HomePage: http://cheeseshop.python.org/pypi/zodbcode

Author: Zope Corporation and Contributors

Download: https://pypi.python.org/packages/source/z/zodbcode/zodbcode-3.4.0.tar.gz

        The package seeks to allow Python code to be stored in the ZODB. The main
benefits are that this code can then be easily transferred to other servers
and be changed at run time.

Detailed Documentation

Persistent Modules

Document Overview

This document seeks to capture technical information about persistent modules
to guide and document their design.


These goals largely come from Zope 3.  It would be worth while considering
other applications.

- Persistent modules are used to support management of software using the

- Software can be updated using network clients, such as web browsers and
  file-synchonozation tools.

- Application-server clusters can be updated transactionally without requiring
  server restarts.

- Persistent modules leverage a familiar model, modules, for managing Python

- Persistent modules can be synchronized to a file-system using the Zope
  file-system synchronization framework.  Persistent modules are synchronized
  for purposes including:

  o Use of traditional tools such as editors and code-analysis tools

  o Revision control

  Ideally, the file-system representation would consist of a Python source

Use cases

- Create classes and functions that implement Zope 3 components.

  o Utility, Adapter, View, and service classes and factories.

  o Content components, which are typically persistent and/or

- Define interfaces, including schema

- Import classes, functions, and interfaces from other modules.

- Import classes, functions, and interfaces from other persistent objects. For
  example, an adapter registration object might have a direct reference to a
  persistent-module-defined class.

- Change module source

  - Changes are reflected in module state

  - Changes are reflected in objects imported into other modules.

- Synchronize modules with a file-system representation.

Edge cases


Fundamental dilema

Python modules were not designed to change at run time.  The source of a
Python module normally doesn't change while a Python program is running.
There is a crude reload tool that allows modules to be manually reloaded to
handle source changes.

Python modules contain mutable state.  A module has a dictionary that may be
mutated by application code. It may contain mutable data that is modified at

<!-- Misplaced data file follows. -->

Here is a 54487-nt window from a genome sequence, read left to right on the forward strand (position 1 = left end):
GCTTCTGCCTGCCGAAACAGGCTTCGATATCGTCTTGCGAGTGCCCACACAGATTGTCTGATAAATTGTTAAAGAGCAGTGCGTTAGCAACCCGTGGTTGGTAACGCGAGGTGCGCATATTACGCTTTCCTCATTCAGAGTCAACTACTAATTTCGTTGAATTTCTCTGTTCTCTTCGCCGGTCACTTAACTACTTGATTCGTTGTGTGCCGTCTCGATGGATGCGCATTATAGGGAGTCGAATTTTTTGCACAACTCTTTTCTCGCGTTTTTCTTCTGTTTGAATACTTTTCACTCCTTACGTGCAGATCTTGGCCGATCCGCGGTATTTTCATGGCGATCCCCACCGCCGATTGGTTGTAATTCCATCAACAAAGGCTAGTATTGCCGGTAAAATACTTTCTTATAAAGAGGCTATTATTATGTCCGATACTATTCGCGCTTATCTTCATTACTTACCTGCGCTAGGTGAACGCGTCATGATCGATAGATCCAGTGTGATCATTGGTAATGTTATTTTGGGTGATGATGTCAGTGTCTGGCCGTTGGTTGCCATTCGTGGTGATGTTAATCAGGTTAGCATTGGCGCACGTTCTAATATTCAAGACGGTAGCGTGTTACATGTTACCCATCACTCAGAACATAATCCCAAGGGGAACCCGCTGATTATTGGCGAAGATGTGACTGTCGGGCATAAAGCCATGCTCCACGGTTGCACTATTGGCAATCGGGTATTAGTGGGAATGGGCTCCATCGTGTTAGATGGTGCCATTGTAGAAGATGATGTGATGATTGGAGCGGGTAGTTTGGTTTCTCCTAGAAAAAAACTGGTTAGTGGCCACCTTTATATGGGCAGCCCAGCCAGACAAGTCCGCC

run time.  This is typeically used to implement global registries.

When a module is reloaded, it is reexecuted with a dictionary that includes
the results of the previous execution.

Programs using the ZODB may be said to have logical lifetimes that exceed the
lifetimes of individual processes. In addition, the program might exist as
multiple individual processes with overlapping run-times.

The lifetime of a persistent program is long enough that it is likely that
module source code will change during the life time of the program.


Should the state of a module be represented soley by the module source?

Consider the possibilities:

A. Module state is represented soley by it's source.

- This would be a departure from the behavior of standard Python modules.
  Standard Python modules retain a module dictionary that is not overwritten
  by reloads.  Python modules may be mutated from outside and may contain
  mutable data structures that are modified at run time.

  OTOH, a regular module's state is not persistent or shared accross

  For standard Python modules, one could view the module source as an
  expression of the initial state of the module. (This isn't quite right
  either, since some modules are written in such a way that they anticipate
  module reloads.)

- Deleting variables from a module's source that have been imported by other
  modules or objects will cause the imported values to become disconnected
  from the module's source.  Even if the variables are added back later, the
  previously-imported values will be disconnected.

  It is tempting to introduce a data